She predicts that much of the work on this project will focus on achieving the level of color tuning control needed to obtain optimal results—a challenge that she feels certain that she and her excellent team at Johns Hopkins can meet.

Congratulations, Prof. Thon!

HEMI Fellow Muyinatu Bell Named Alfred P. Sloan Research Fellow

HEMI Fellow Muyinatu ‘Bisi’ Bell has been selected as a 2019 Alfred P. Sloan Research Fellow in Physics. Professor Bell is an assistant professor in the Department of Electrical and Computer Engineering and the Department of Biomedical Engineering. Prof. Bell leads a highly interdisciplinary research program that integrates optics, acoustics, robotics, and electronics to engineer and deploy innovative biomedical imaging systems that address unmet clinical needs. She is the director of the Photoacoustic and Ultrasonic Systems Engineering (PULSE) Lab, and the technologies developed in her lab have applications in neurosurgical navigation, cardiovascular disease, women’s health, and cancer detection and treatment. Dr. Bell is additionally interested in utilizing these novel technologies to investigate fundamental science questions surrounding the limits of laser-tissue interactions and their effect on tissue mechanical properties derived from acoustic measurements.

The Alfred P. Sloan Research Fellowship is awarded annually to young researchers based on their potential to make substantial contributions to their fields and their distinguished performance.

Congratulations to Prof. Bell on her achievement!

HEMI Receives Funding from National Endowment of the Arts – Marking a Milestone for the Whiting School of Engineering

We are pleased to announce that the Hopkins Extreme Materials Institute (HEMI) has been awarded an Art Works grant from the National Endowment of the Arts (NEA). This is the first grant from the NEA awarded to an organization within the Whiting School of Engineering at Johns Hopkins University. Funding will support HEMI’s collaboration with the Maryland Institute College of Art (MICA).

The HEMI/MICA Extreme Arts program is a collaboration between Johns Hopkins University and the Maryland Institute College of Art that brings faculty and students from both institutions together to explore unique perspectives on extreme events.  The program aims to encourage collaboration among artists and researchers to examine data, interpret outcomes, and translate results from extreme events in new ways.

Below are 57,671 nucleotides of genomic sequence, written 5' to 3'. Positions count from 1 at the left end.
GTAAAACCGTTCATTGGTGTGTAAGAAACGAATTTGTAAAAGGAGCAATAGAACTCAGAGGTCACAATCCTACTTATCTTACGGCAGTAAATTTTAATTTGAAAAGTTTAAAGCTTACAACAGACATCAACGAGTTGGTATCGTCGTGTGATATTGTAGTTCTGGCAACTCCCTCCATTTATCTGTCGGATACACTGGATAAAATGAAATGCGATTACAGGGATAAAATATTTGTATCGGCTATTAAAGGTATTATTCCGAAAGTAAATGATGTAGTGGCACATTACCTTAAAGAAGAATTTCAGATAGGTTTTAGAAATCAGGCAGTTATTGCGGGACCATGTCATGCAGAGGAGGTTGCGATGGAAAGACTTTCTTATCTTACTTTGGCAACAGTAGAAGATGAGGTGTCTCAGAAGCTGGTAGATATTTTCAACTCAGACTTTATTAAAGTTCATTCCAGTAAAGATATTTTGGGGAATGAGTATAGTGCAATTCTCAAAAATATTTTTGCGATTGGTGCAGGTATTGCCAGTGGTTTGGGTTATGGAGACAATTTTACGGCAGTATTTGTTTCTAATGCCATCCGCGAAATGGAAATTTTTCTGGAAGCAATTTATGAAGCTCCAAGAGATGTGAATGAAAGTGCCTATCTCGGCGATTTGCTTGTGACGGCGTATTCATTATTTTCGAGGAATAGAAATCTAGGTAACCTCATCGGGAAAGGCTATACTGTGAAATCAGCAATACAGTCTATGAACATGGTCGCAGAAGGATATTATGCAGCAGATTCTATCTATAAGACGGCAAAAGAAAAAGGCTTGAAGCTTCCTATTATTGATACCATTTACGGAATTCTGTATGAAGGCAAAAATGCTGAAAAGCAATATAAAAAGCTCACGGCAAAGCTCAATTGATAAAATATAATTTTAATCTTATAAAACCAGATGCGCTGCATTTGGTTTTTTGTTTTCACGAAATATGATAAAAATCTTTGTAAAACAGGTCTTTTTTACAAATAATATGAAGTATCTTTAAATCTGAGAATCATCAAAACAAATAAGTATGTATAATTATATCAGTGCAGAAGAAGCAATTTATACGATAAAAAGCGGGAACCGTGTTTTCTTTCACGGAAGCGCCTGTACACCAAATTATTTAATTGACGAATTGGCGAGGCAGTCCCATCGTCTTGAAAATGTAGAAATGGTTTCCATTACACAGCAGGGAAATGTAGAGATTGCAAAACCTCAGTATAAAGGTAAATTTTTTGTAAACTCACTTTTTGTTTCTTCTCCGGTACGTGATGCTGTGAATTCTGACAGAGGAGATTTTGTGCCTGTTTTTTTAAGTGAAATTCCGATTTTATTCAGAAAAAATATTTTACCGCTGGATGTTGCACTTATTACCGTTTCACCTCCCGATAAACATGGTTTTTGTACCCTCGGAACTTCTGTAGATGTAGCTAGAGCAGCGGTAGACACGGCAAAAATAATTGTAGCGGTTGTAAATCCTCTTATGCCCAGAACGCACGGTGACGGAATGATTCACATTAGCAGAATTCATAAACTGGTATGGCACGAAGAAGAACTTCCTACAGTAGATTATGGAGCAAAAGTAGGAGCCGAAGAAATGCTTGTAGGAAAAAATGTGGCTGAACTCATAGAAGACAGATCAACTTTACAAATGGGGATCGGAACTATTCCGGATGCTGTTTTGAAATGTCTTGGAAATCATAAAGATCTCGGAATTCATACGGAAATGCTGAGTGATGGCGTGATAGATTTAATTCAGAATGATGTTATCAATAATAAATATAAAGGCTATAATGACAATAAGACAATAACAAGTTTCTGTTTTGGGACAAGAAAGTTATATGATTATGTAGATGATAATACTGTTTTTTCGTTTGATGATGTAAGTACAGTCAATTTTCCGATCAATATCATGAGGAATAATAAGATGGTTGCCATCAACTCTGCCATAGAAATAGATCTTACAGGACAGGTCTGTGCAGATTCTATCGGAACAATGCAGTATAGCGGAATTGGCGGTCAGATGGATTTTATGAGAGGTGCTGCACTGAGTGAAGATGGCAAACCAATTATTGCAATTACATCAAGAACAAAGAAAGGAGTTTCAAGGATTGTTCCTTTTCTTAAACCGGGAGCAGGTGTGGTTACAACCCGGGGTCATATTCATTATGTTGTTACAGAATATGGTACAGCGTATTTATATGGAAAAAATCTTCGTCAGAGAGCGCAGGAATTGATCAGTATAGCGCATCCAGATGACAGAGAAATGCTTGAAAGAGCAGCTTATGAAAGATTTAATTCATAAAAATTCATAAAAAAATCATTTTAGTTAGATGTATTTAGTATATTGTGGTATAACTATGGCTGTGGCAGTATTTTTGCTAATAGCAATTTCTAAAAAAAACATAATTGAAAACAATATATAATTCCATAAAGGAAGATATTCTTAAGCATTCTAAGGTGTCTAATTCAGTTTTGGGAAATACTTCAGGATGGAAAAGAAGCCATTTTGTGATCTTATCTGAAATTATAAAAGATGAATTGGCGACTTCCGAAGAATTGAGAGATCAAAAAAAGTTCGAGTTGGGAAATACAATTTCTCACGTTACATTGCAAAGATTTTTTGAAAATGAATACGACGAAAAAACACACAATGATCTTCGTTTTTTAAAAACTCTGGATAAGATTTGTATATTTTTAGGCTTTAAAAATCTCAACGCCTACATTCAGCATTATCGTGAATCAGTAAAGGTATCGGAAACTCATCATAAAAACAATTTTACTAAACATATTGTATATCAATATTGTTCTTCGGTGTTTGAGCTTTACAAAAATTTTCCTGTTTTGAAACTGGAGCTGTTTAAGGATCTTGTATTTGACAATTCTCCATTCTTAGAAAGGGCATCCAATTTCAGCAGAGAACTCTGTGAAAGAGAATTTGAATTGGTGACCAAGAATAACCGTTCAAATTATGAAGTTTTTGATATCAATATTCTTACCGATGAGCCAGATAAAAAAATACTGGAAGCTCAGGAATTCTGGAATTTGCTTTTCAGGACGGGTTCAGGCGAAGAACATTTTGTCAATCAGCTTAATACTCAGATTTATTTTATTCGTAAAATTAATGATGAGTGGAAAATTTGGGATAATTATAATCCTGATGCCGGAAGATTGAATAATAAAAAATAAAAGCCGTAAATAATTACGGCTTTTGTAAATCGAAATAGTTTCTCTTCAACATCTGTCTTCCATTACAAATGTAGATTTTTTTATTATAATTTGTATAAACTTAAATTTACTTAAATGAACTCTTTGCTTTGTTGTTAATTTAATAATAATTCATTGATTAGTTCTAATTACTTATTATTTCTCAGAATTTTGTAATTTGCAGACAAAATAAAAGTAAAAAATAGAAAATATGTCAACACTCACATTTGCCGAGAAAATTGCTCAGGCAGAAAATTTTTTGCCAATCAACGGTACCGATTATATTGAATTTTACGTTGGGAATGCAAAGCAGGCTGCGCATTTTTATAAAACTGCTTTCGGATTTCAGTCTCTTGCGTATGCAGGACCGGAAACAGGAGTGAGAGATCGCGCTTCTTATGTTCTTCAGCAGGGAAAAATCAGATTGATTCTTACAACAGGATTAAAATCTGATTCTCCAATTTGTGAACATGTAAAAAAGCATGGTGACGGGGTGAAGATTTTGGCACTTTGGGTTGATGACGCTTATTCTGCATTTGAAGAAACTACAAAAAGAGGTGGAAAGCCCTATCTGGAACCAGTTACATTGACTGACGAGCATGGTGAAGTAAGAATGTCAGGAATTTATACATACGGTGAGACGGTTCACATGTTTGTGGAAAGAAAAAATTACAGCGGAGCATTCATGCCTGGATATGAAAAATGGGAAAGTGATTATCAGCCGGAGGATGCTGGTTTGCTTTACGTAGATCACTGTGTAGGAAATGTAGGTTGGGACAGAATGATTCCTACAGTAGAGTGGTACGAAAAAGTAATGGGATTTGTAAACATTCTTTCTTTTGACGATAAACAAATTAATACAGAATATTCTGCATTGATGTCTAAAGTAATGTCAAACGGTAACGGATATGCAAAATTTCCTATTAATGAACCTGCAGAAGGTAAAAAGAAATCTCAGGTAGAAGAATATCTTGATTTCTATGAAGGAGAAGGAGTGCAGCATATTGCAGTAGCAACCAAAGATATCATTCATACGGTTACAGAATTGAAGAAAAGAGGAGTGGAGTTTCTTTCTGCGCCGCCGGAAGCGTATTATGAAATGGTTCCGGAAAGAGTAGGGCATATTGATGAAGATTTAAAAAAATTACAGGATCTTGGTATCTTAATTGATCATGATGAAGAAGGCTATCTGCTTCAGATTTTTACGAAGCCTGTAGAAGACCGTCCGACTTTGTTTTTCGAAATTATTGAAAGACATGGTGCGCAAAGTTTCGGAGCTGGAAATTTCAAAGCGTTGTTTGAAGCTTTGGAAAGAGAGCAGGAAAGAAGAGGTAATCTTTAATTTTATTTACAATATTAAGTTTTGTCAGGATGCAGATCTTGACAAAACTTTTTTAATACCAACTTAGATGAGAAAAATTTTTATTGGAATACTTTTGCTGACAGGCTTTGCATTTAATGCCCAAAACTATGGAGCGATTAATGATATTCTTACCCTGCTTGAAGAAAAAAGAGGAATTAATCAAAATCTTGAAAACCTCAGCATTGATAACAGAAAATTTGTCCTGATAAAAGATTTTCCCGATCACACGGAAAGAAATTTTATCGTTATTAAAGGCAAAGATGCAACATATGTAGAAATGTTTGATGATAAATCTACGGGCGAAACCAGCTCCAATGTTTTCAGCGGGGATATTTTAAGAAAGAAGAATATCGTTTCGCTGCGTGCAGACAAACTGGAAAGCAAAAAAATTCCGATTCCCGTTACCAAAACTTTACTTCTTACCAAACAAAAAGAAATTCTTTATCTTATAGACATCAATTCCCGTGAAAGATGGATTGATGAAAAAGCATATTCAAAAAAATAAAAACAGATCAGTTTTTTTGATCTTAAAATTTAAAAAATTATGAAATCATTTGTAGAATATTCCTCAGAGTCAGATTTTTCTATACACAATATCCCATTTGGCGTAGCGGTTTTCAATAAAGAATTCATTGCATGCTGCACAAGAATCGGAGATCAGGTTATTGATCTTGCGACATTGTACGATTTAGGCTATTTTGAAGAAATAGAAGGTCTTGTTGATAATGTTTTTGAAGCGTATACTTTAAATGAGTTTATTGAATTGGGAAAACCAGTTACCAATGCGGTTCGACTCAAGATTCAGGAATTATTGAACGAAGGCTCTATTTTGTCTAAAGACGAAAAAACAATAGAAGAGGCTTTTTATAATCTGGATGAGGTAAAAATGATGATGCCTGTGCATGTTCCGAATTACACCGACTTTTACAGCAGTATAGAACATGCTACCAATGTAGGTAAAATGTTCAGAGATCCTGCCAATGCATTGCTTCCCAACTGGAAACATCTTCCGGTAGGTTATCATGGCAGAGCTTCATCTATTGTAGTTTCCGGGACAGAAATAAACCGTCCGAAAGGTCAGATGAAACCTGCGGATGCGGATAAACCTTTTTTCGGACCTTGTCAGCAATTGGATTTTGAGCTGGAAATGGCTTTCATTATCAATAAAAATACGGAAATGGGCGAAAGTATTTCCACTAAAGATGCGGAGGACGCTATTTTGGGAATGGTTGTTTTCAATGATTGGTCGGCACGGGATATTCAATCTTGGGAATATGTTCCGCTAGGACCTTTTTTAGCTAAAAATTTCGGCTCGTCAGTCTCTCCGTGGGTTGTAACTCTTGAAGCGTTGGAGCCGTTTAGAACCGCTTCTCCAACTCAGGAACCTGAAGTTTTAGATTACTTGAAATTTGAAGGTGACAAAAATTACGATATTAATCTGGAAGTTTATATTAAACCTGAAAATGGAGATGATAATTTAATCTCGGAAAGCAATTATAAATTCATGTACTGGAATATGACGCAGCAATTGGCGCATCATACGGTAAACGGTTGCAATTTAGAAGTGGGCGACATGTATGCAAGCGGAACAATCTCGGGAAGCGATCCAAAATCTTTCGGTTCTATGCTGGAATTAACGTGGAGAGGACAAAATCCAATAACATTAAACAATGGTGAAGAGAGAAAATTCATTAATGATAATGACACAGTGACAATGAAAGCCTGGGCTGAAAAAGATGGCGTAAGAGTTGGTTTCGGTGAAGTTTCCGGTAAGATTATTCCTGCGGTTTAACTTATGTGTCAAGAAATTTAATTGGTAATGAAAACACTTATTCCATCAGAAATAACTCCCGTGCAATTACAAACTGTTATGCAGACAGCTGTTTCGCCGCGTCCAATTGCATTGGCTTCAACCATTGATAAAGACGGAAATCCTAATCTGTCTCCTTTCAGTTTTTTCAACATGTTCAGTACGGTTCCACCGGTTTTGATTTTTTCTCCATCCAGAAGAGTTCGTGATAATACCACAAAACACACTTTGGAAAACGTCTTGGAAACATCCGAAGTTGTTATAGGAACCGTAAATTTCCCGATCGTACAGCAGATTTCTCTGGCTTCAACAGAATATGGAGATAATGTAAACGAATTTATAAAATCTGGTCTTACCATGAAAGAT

Specifically, this award will provide support to the Summer Project/Internship (for students) and the Artist/Designer in Residence position (for faculty members). These creative programs combine art, design, science, and engineering to showcase the fundamental science associated with materials and structures undergoing extreme conditions.

Participants in the program collaborate and explore solutions related to fundamental composition, materials use, and the impact of advanced technology. Artists and scientists work together to create new works of art that visually portray scientific discoveries.

Click here to view examples of work that have resulted from the HEMI/MICA Extreme Arts Program.

HEMI Fellow Sarah Hörst Published in Sky and Telescope Magazine

Congratulations to HEMI Fellow Sarah Hörst, an assistant professor in the Dept. of Earth and Planetary Sciences whose article, “Titan’s Veil,” is featured in the February issue of Sky & Telescope magazine.

The eight-page article details the chemical ingredients found within the each region of atmosphere of Saturn’s largest moon, Titan, and likens that complex atmospheric makeup to that of early Earth.  In doing so, Hörst makes a point that, by studying Titan, we might learn enough to identify markers that will allow us to recognize habitable planets surrounding other stars.

Hörst’s primary research interest is atmospheric chemistry. She is particularly interested in the complex organic chemistry occurring in the atmosphere of Titan, but is also interested in complex organics elsewhere in the solar system and universe, whether they are produced in an atmosphere or on a surface.

Sky & Telescope is the essential guide to astronomy, showcasing each month a wide array of celestial events and astronomy news to a highly-engaged audience that includes astronomy practitioners of all levels – from novices with their first telescope, to intermediate and advanced backyard astronomers, to professionals.